Torres del Paine Day 1


Day 1! Good morning rain.

Besides for a good breakfast of scrambled eggs and oatmeal with honey, day 1 didn’t get off to a great start. For one, it is completely unclear which direction to head for the O circuit. The signage usually is pretty inconspicuous (if present at all) in South America, and became a bit of a running gag. As we got deeper into the park, it was harder to get lost or off trail because there is clearly only the ONE trail, so no problems there. It’s the big camp zones with various tent areas, refugio areas, parking areas, sometimes bus areas or boat harbors that can be the most confusing.

Our first mishap was due to some interesting directions the Torres Central staff member gave us in order to find the trailhead. If you were told “You just have to follow the trail of cars”…how would you interpret that? Well, if you think like David and I, then you would think it meant where virtually all the cars were parked, hence “trail of cars.” Sooooo we walked all the way back to the entrance where we got dropped off, through the bus station, and began wandering around the edges of the parking lot looking for signage. When we didn’t find it, we backtracked and asked another staffer, who told us it was way back by the campsite and to take a right at the road. Great, first 30 minutes down the drain.

We find the path that points to our next campsite, Serón. Only 8 miles away! The switchback path up the foothills that is the start of the O circuit is actually a road for awhile before it becomes a hiking trail further up. At the top of our first mini-ascent, already all sweaty as the sun came out and we needed to shed some layers, it occurred to me what had clearly been lost in translation. Trail of cars, as in the TRAIL that CARS TAKE. My verbal exasperated reaction at the time “…why the F#@$ didn’t he just say FOLLOW THE ROAD?!!” In retrospect, his English was probably sub-par.

Second setback was really a “D’Oh!” moment as it is the oldest trail-fail in the book – do NOT assume the people in front of you know where the trail is (even if they are happy, chatty Americans). There was a spot that got a little rocky and this group of 4 headed off to the right, straight up a vertical foothill filled with shrubs, small trees, and bushes. For about 20 minutes into this ascent it seemed fairly reasonable that we were on the path, as clearly many others had walked it and it looked like a freakin’ trail. Continuing to go steeply uphill, one of us noticed that there was no one else around besides those four and us…come to find out we had veered way off to the East of the actual trail, up a damn vertical horse path. Facepalm. Clumbered our way back down to the base of the valley and found the nice, now obvious, steadily climbing trail through the ravine that we could’ve been on the whole time. COOL. Another hour down the drain.

Our luck came back after that and the rest of the day was pretty straightforward. After climbing vertically about 200 meters through patches of forest and rocky overlooks (and regularly turning around to watch base camp and the lake disappear into the distance) we were met with a rewarding and tranquil view of the Rio Paine in front of us, and the lovely river valley through which we’d be weaving to get to camp. The descent was nice, not too steep! And the last 4 miles were basically just flat, tall grasslands with a few streams to cross.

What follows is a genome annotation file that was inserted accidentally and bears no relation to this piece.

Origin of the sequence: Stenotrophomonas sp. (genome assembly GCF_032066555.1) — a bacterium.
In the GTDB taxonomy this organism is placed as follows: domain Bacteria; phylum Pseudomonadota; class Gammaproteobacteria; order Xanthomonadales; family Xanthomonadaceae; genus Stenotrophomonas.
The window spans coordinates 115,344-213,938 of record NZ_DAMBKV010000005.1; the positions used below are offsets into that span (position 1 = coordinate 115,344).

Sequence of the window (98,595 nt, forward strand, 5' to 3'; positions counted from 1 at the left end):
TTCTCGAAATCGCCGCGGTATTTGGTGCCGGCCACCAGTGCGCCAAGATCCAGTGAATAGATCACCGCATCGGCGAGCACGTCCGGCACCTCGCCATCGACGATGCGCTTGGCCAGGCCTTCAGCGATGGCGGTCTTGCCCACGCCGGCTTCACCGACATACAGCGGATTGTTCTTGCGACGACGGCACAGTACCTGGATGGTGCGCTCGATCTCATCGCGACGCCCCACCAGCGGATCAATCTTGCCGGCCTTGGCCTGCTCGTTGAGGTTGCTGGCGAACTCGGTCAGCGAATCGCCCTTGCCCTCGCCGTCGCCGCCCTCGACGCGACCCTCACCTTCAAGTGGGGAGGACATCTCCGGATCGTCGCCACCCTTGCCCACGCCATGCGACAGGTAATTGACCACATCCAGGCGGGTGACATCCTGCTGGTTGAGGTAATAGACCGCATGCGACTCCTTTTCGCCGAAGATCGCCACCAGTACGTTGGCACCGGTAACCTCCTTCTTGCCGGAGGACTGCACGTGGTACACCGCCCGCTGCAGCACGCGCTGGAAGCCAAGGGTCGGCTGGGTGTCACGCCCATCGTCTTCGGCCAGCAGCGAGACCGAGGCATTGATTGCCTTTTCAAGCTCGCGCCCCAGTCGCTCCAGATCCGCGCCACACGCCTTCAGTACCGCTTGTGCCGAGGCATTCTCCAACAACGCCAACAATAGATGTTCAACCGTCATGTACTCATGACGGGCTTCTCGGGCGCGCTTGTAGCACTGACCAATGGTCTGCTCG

The Rio Paine valley, into which we delightedly descended.

We appreciated the end of our first day being flatland hiking, as our shoulders and legs were definitely feeling the burn. There was another couple who we kept going back and forth with passing each other when we’d take breaks. They had huge packs of clunky camping gear that had to be heavy, definitely heavier than ours. We always got a bit of a spring in our step when we’d see other people with bags way bigger than our own.

Beaten down by a long day of schlepping packs, we all found time to take a break by the riverside and creeks along the way.

Winding left and right along the river we finally made it to Serón where the party was going on! People were playing soccer and slacklining and everyone had a beer in hand. This was us:

While washing dishes, made a new friend. Kate, a teacher from Oakland, CA, who became one of our favorite hiking buddies! She had hiked to the base of the towers that morning and back (nbd, just 12 miles round trip with an elevation gain of 600+ meters then back down again), ate lunch, took an hour nap, then woke up and decided to do the 8 miles we had just done to Serón. She’s a badass! And the nicest person ever, to boot. Kate, we miss hiking with you! Let’s do it again sometime (half dome, maybe?)

Took welcomed showers, cooked dinner over the stove, enjoyed the sunset views and the hilarious caracara birds in camp, attempted to watch a show on the tablet and failed, PTFO. Success.

See all the photos from Day 1 here:

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